I think my son has grown a lot recently. Is this normal considering he has been much less active?
Have you noticed that your teenage athlete had a big growth spurt over the last few months?
I’ve seen several young athletes recently for annual physicals and found that many of them have grown quite a bit taller since March.
This shouldn’t be a major surprise.
In the past, athletes and other performers/dancers who have taken months off have also tended to experience growth spurts.
So, why have athletes grown taller when not spending time on the field or court?
- Without the higher energy demands from full sports activities, the body can dedicate more calories to overall height accumulation.
- Athletes spending more evening hours at home get increased numbers of home-cooked meals, which tend to deliver better nutrient and caloric amounts needed for growth.
- Then “at the end of the day” you throw in probably the most important variable for promoting more growth — sufficient sleep!
Without having to balance school, homework and practice/rehearsal/private lessons/competition commitments, suddenly the goal of eight hours of sleep is being attained on a nightly basis.
Now, those growth spurts do bring some challenges with them.
How should coaches, instructors and parents be prepared for when those taller athletes return to play?
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- Expect more awkward movements. The previously graceful gymnast who floated across the floor now routinely trips over everything. The key muscle support groups behind the shoulders and hips often need more developmental time to adequately control movements of the now longer arms and legs. In addition, the central nervous system also needs time to catch up with coordinating movements, overall balance and joint positioning.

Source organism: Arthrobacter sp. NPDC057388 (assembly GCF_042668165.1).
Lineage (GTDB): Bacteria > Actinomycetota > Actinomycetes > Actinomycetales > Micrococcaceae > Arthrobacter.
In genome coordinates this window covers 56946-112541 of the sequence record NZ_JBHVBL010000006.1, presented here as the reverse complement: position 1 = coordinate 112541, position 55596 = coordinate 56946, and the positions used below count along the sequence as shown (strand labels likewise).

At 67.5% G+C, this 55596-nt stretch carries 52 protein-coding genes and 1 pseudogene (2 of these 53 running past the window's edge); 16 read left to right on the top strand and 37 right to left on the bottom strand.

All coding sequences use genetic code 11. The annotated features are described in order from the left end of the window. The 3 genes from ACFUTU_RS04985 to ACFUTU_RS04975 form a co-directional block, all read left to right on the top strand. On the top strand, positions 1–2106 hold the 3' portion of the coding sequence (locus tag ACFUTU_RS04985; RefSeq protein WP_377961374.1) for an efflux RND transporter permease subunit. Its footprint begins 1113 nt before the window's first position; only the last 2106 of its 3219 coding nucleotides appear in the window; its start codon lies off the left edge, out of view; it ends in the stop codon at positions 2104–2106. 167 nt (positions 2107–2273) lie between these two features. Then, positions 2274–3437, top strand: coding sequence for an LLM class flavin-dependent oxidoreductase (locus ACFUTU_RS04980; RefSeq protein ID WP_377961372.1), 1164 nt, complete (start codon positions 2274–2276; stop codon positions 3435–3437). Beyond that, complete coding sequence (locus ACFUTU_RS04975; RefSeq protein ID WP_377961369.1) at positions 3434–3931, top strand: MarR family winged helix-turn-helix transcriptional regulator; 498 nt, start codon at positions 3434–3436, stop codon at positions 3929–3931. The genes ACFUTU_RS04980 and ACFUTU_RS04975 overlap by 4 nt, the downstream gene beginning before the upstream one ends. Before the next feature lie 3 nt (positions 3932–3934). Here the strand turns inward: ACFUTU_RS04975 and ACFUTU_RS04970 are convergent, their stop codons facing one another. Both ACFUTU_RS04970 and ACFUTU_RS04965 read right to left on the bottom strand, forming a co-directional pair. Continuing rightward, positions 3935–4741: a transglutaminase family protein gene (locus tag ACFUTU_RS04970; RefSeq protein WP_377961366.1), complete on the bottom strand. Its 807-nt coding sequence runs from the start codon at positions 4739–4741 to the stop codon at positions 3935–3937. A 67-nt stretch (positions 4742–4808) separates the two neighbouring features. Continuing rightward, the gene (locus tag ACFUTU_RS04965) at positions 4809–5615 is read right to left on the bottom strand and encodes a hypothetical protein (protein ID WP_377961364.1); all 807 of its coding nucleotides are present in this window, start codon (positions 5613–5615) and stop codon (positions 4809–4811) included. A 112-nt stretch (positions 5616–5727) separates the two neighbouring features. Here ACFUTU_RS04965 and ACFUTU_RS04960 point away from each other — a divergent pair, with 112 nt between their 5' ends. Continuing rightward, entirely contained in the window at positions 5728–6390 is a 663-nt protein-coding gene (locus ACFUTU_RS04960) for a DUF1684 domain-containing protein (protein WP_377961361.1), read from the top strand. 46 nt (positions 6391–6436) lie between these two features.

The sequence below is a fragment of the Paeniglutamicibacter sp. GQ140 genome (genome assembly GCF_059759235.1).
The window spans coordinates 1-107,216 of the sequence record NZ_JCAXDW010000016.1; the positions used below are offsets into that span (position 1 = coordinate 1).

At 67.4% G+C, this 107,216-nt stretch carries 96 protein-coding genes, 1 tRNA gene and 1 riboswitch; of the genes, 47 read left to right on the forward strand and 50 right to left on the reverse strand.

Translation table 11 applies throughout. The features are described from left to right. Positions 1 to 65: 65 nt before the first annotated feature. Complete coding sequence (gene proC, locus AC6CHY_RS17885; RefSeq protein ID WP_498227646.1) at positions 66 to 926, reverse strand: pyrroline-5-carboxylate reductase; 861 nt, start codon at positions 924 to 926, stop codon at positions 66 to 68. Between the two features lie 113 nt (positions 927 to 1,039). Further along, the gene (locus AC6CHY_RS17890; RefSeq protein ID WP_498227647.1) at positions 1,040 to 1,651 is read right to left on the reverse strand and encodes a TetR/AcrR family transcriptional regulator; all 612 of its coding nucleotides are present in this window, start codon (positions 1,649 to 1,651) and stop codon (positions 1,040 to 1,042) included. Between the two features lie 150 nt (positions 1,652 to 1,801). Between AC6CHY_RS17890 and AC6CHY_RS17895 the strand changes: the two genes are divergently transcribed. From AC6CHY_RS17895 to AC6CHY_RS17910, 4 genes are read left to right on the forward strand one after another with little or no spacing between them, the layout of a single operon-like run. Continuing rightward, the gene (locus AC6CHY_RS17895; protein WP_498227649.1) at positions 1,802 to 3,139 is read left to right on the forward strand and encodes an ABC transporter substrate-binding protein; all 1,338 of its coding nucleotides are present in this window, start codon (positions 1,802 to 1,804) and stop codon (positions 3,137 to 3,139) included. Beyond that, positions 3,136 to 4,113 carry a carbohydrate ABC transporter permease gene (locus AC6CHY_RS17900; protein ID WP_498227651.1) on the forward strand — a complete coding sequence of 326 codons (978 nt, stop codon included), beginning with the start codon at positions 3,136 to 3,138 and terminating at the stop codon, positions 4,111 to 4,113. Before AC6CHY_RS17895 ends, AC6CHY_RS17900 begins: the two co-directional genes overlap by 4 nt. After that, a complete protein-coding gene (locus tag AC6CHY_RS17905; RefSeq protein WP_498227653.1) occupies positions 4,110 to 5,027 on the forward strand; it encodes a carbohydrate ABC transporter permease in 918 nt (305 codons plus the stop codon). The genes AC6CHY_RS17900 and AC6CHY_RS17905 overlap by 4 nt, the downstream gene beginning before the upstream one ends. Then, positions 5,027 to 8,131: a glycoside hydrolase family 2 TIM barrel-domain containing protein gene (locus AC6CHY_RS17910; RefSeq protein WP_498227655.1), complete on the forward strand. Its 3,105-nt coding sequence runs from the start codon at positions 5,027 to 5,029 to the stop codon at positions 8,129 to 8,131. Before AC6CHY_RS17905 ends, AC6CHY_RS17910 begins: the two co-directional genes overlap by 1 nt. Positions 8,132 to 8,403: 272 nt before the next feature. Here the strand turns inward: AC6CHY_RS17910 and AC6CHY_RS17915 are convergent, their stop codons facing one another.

- Anticipate earlier fatigue due to that lack of central strength. Plan on fewer numbers of skill repetitions, sprints and leaps/jumps with longer rest periods between sets of each.
- Overall soft tissue flexibility will be reduced as increases in length of muscles, tendons and ligaments often lag behind bone growth.
- Expect more soreness, especially at points called apophyses where larger muscles attach to growth areas of bone. Prime examples include the hamstrings coming off the pelvis, quadriceps attaching to the shin bone, and the calf muscles ending at the heel bone.
- There will be a higher center of gravity, which may affect turns, leaps and changing direction.
- Equipment may not fit — there could likely be a need for larger shoes, protective pads, helmets and sport-specific items such as bats, gloves and sticks.
- Instructors might have to identify different weight-lifting patterns due to changes in height and strength.
This is a key time to return to the basics of sports — almost as if working with true beginners. Give your young athlete ample time to essentially relearn how to recruit and activate key muscles to control those longer legs and arms. Turns, tumbling and changes of direction will look somewhat out of control until the athlete becomes more accustomed to a higher center of gravity. This is also a good time to correct any bad habits or “cheating” that took place in the past.
Individualized assessment of technique and core strength development (back of shoulders, hips and abdominal region) should be a priority. Don’t be afraid to move slow and focus on quality and details rather than quantity and rapid advancement.
Dr. Chris Koutures is a dual board-certified pediatric and sports medicine specialist who practices at ActiveKidMD in Anaheim Hills. Visit activekidmd.com or follow him on Facebook (facebook.com/activekidmd), Instagram (instagram.com/activekidmd) or Twitter (@dockoutures).
(Opening Photo Courtesy of Andrew Seaman/Unsplash.com)